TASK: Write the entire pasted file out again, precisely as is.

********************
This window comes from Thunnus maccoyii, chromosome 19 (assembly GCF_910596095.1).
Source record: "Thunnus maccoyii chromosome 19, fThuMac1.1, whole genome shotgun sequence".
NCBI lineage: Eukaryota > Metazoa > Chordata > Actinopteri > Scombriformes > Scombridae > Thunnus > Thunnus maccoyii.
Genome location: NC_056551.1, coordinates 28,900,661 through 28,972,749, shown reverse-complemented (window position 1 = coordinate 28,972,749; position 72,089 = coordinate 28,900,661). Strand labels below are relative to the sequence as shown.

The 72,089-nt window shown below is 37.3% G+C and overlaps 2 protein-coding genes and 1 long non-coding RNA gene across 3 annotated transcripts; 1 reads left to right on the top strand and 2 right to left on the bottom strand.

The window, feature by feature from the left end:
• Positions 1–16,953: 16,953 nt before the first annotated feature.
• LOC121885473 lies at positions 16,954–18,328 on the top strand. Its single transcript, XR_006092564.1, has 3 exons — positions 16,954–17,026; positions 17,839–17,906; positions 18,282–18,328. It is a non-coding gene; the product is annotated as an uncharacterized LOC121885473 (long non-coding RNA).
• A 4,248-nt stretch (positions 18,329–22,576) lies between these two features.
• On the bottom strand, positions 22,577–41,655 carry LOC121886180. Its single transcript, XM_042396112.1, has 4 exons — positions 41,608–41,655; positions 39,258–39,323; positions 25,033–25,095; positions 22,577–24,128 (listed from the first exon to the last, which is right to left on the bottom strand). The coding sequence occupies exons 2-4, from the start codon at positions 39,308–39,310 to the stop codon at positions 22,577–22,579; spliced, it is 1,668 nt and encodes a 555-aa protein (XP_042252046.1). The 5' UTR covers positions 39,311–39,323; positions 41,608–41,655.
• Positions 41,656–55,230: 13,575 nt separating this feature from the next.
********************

This window comes from Thunnus maccoyii, chromosome 19 (assembly GCF_910596095.1).
Source record: "Thunnus maccoyii chromosome 19, fThuMac1.1, whole genome shotgun sequence".
NCBI lineage: Eukaryota > Metazoa > Chordata > Actinopteri > Scombriformes > Scombridae > Thunnus > Thunnus maccoyii.
Genome location: NC_056551.1, coordinates 28,900,661 through 28,972,749, shown reverse-complemented (window position 1 = coordinate 28,972,749; position 72,089 = coordinate 28,900,661). Strand labels below are relative to the sequence as shown.

The 72,089-nt window shown below is 37.3% G+C and overlaps 2 protein-coding genes and 1 long non-coding RNA gene across 3 annotated transcripts; 1 reads left to right on the top strand and 2 right to left on the bottom strand.

The window, feature by feature from the left end:
• Positions 1–16,953: 16,953 nt before the first annotated feature.
• LOC121885473 lies at positions 16,954–18,328 on the top strand. Its single transcript, XR_006092564.1, has 3 exons — positions 16,954–17,026; positions 17,839–17,906; positions 18,282–18,328. It is a non-coding gene; the product is annotated as an uncharacterized LOC121885473 (long non-coding RNA).
• A 4,248-nt stretch (positions 18,329–22,576) lies between these two features.
• On the bottom strand, positions 22,577–41,655 carry LOC121886180. Its single transcript, XM_042396112.1, has 4 exons — positions 41,608–41,655; positions 39,258–39,323; positions 25,033–25,095; positions 22,577–24,128 (listed from the first exon to the last, which is right to left on the bottom strand). The coding sequence occupies exons 2-4, from the start codon at positions 39,308–39,310 to the stop codon at positions 22,577–22,579; spliced, it is 1,668 nt and encodes a 555-aa protein (XP_042252046.1). The 5' UTR covers positions 39,311–39,323; positions 41,608–41,655.
• Positions 41,656–55,230: 13,575 nt separating this feature from the next.